Why choose Intrepid
All our guides are certified local tour guides and trained in-house on Intrepid Safety Policies. Each trekking guide also receives exclusive Intrepid training, provided by mountain rescue experts in the field.
All our guides and trek leaders have been trained by medical specialists in handling altitude illness and are proficient in first aid. Our team carries oxygen cylinders on all treks for emergency use.
Our team members live and work in the Andean region, which means revenue from all our treks benefit the local economy.
We take care of the details, so you can focus more on enjoying the journey. Our tours include all meals, with essential camping equipment and the option to hire additional hiking equipment if needed.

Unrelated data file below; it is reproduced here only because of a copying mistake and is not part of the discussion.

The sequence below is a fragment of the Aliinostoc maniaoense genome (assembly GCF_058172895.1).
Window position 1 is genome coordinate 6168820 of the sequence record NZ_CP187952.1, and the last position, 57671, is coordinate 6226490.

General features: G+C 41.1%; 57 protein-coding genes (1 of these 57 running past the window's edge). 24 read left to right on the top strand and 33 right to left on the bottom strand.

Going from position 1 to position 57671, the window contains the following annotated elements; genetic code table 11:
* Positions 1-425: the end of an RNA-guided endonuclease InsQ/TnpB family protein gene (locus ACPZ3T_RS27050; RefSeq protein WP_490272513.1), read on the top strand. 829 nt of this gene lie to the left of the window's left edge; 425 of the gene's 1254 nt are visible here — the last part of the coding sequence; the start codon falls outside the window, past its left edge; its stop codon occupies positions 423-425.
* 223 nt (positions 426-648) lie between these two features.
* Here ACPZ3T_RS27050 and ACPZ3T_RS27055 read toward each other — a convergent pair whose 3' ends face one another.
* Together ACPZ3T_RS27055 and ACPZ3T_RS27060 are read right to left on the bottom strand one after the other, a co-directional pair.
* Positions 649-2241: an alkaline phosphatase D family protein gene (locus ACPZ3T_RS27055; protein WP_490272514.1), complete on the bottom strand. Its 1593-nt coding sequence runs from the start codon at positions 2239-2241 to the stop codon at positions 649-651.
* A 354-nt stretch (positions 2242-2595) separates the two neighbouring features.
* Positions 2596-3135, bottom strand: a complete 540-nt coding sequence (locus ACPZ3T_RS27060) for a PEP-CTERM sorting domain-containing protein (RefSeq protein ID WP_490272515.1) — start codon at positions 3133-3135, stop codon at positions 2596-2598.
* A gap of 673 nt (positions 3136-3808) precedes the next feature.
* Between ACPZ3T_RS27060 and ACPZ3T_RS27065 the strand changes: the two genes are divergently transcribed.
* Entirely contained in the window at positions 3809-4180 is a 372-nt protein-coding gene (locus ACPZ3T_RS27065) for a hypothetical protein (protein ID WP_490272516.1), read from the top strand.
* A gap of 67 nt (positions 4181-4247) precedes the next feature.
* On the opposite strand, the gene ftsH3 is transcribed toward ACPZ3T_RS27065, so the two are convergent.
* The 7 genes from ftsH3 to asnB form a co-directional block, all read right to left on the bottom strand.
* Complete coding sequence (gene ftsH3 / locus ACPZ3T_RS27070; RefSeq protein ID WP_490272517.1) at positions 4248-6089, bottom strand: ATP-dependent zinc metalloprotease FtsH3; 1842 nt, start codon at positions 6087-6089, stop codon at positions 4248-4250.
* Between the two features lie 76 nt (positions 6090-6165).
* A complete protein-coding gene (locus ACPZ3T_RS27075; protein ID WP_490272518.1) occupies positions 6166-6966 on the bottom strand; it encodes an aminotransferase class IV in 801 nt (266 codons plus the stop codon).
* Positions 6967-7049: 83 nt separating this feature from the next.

Rainforest Alliance tick of approval
We are proud to have the tick of approval from the Rainforest Alliance indicating that we meet and operate at the highest standards in environmental, social and economic sustainability
We strive to use travel as a force for good. That’s why we choose to give back to the communities we visit, carbon offset all our trips and take our social and environmental responsibilities seriously. We’ve been officially certified as the world’s largest travel B Corp, which means when you choose Intrepid Travel, you can rest assured you’re travelling to improve the planet.
Meet our team
Maritza, operations manager
"I am passionate about empowering local Indigenous communities, especially women, and am also a committed defender of Mother Earth, known in the Andes as Pachamama. I have also worked tirelessly with local communities and governments to help improve the sustainability of treks in the Cusco region".
“It will be a pleasure to share our traditions and beliefs, take you to the most amazing sites and, most importantly, interact with the locals! Get ready for a behind-the-scenes tour where we’ll visit hole-in-the-wall restaurants and find the best picarones (Andean doughnuts). I’ll be waiting for you here, in my beloved Peru."